My Wallet’s Gone! My Wallet’s…Oh Wait

As a huge Seinfeld fan, Morty yelling like a madman when he thinks his wallet was stolen at the doctor’s office always makes me laugh.  Of course when I actually thought I lost money – and not from the dealer pulling 5’s for his 16’s all night – at the casino and had a similar reaction it wasn’t nearly as funny.

I had been celebrating National Blackjack Day at Harrah’s Cherokee Valley River casino on March 2 (3:2) and having a good day.  I played at the $50 high-limit room by myself and doubled my money then gave back a bit before deciding to cash out and head back home.  I chipped up and headed to the cage to cash out with a slight detour to watch the free slots tournament.

Sidebar, those slot tourneys are fun people watching.  Bunch of old folks smashing machines in search of a bunch of free rewards points.  Anyway back to the story.

After a few minutes of people watching I reached into my pocket to cash my chips and noticed there wasn’t any cash.  Usually when I gamble I keep my cash in a front pocket so a) I don’t have to sit on my wallet and b) it’s easier to access.  Anyway nothing was there, nothing in my back pockets and just my normal few bucks in my wallet.  Oh crap.  Did I drop it when I pulled out my phone?  Did I leave it at the table?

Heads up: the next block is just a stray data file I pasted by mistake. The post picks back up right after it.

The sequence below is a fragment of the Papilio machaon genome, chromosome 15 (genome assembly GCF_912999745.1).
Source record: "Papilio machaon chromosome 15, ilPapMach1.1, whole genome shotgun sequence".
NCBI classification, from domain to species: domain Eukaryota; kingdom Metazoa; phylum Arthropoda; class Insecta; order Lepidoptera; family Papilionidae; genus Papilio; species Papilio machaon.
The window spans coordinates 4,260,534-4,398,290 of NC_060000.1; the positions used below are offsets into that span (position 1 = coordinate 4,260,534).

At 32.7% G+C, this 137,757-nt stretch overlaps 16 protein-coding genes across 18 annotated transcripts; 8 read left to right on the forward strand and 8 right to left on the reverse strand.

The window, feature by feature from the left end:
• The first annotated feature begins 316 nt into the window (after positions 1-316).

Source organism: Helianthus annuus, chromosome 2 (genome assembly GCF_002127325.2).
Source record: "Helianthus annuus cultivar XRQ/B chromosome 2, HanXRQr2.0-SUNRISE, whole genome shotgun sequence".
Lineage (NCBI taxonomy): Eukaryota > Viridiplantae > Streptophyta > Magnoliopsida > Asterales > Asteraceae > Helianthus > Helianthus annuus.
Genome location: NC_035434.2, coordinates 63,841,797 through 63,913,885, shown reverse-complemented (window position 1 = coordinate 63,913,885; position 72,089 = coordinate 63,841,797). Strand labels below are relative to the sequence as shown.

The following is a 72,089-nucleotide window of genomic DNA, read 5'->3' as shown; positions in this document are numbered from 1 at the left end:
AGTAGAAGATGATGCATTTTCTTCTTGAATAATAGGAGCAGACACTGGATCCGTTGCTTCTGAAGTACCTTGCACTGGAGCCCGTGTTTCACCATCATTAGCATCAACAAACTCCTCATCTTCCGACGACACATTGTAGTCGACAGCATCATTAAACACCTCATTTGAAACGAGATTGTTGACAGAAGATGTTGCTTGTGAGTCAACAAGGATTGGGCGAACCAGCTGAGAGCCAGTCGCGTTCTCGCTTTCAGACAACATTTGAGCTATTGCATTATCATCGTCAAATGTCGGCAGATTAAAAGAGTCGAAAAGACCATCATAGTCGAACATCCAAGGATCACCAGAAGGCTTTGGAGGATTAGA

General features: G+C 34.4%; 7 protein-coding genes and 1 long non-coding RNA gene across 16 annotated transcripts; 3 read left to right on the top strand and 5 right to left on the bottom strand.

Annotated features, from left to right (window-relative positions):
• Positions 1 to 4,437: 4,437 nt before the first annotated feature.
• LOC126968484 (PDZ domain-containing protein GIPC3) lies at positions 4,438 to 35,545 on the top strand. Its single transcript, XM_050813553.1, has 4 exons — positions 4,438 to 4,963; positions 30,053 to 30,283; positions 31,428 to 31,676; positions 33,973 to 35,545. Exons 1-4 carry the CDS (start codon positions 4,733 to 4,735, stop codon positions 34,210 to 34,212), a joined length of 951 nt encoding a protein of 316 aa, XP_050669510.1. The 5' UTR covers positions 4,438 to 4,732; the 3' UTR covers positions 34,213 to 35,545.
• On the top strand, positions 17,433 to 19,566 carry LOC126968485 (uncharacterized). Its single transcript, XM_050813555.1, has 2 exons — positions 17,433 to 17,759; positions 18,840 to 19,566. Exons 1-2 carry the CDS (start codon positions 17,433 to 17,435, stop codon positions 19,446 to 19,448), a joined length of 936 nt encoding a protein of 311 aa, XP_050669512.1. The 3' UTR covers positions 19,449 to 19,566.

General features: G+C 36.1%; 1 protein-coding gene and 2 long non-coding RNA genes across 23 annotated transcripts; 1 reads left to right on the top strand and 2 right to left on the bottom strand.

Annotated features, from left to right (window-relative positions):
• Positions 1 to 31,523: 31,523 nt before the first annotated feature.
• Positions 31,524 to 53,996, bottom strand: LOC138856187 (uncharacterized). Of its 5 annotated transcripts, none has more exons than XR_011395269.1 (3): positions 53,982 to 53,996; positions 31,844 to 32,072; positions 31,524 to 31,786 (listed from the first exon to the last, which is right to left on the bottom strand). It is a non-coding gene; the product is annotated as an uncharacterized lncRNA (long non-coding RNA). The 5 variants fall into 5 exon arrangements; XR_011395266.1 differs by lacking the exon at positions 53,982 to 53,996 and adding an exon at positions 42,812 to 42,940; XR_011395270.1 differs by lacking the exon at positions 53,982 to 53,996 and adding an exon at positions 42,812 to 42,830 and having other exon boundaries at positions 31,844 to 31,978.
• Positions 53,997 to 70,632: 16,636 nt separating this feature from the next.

I trace my steps, ask my dealer, do another lap, check all my pockets and wallet again and still nothing.  I walked back to the table and asked the pit boss if he’d help me out.  He wasn’t warm and fuzzy to start with and this wasn’t his idea of fun even though there was literally no one else in high limit.  So head of security comes down, I repeat my story, he calls the eye in the sky and they start to rewind tape.

I keep talking to the dealer, look under the tables, do another lap, then do the check of all locations again and then…D’OH…I had folded my extra bills and slid them on the inside pocket of my wallet.  I don’t recall doing it, not just today, but ever doing it before in my life.

Now I’m embarrassed as hell.  Immediately tell the security guy, who was GREAT by the way, both in trying to help and making me feel better about being a pain.  Tell the dealer and pit boss who rolls his eyes, apologize to everyone for being a moron, drop a $20 on their table, cash my chips at the cage, and get in my car as fast as possible.

So my National Blackjack Day was mildly profitable and pretty damn embarrassing.

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